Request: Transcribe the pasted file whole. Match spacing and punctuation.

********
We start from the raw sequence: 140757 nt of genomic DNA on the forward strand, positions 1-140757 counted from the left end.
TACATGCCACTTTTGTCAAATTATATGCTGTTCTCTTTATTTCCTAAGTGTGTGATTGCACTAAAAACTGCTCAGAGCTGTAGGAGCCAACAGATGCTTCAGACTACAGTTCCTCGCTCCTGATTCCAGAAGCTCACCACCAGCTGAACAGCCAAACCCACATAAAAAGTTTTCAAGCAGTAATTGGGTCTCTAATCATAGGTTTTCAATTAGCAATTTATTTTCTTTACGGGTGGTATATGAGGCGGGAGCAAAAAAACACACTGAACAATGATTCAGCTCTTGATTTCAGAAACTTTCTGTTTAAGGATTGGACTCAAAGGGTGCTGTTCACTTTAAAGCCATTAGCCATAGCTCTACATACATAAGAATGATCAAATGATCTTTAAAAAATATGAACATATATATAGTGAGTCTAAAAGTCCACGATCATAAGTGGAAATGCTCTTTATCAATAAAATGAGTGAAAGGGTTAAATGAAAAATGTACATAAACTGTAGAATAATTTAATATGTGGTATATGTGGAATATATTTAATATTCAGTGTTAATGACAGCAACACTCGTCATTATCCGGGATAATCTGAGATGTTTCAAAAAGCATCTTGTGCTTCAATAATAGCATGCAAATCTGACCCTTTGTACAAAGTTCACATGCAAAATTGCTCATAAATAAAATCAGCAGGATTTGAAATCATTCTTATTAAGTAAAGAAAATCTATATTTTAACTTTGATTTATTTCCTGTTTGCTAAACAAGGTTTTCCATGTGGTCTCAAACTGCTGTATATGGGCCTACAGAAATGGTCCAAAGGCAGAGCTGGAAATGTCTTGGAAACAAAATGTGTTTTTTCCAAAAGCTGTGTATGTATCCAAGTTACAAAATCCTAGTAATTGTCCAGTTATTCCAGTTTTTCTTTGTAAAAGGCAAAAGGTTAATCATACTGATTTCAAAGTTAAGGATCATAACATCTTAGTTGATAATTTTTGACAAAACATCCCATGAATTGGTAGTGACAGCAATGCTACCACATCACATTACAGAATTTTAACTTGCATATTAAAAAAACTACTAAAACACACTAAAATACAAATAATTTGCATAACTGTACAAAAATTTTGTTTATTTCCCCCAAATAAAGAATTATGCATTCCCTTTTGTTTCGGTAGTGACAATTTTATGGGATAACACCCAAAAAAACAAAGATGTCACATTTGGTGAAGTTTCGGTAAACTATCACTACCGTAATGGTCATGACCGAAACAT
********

We start from the raw sequence: 140757 nt of genomic DNA on the forward strand, positions 1-140757 counted from the left end.
TACATGCCACTTTTGTCAAATTATATGCTGTTCTCTTTATTTCCTAAGTGTGTGATTGCACTAAAAACTGCTCAGAGCTGTAGGAGCCAACAGATGCTTCAGACTACAGTTCCTCGCTCCTGATTCCAGAAGCTCACCACCAGCTGAACAGCCAAACCCACATAAAAAGTTTTCAAGCAGTAATTGGGTCTCTAATCATAGGTTTTCAATTAGCAATTTATTTTCTTTACGGGTGGTATATGAGGCGGGAGCAAAAAAACACACTGAACAATGATTCAGCTCTTGATTTCAGAAACTTTCTGTTTAAGGATTGGACTCAAAGGGTGCTGTTCACTTTAAAGCCATTAGCCATAGCTCTACATACATAAGAATGATCAAATGATCTTTAAAAAATATGAACATATATATAGTGAGTCTAAAAGTCCACGATCATAAGTGGAAATGCTCTTTATCAATAAAATGAGTGAAAGGGTTAAATGAAAAATGTACATAAACTGTAGAATAATTTAATATGTGGTATATGTGGAATATATTTAATATTCAGTGTTAATGACAGCAACACTCGTCATTATCCGGGATAATCTGAGATGTTTCAAAAAGCATCTTGTGCTTCAATAATAGCATGCAAATCTGACCCTTTGTACAAAGTTCACATGCAAAATTGCTCATAAATAAAATCAGCAGGATTTGAAATCATTCTTATTAAGTAAAGAAAATCTATATTTTAACTTTGATTTATTTCCTGTTTGCTAAACAAGGTTTTCCATGTGGTCTCAAACTGCTGTATATGGGCCTACAGAAATGGTCCAAAGGCAGAGCTGGAAATGTCTTGGAAACAAAATGTGTTTTTTCCAAAAGCTGTGTATGTATCCAAGTTACAAAATCCTAGTAATTGTCCAGTTATTCCAGTTTTTCTTTGTAAAAGGCAAAAGGTTAATCATACTGATTTCAAAGTTAAGGATCATAACATCTTAGTTGATAATTTTTGACAAAACATCCCATGAATTGGTAGTGACAGCAATGCTACCACATCACATTACAGAATTTTAACTTGCATATTAAAAAAACTACTAAAACACACTAAAATACAAATAATTTGCATAACTGTACAAAAATTTTGTTTATTTCCCCCAAATAAAGAATTATGCATTCCCTTTTGTTTCGGTAGTGACAATTTTATGGGATAACACCCAAAAAAACAAAGATGTCACATTTGGTGAAGTTTCGGTAAACTATCACTACCGTAATGGTCATGACCGAAACAT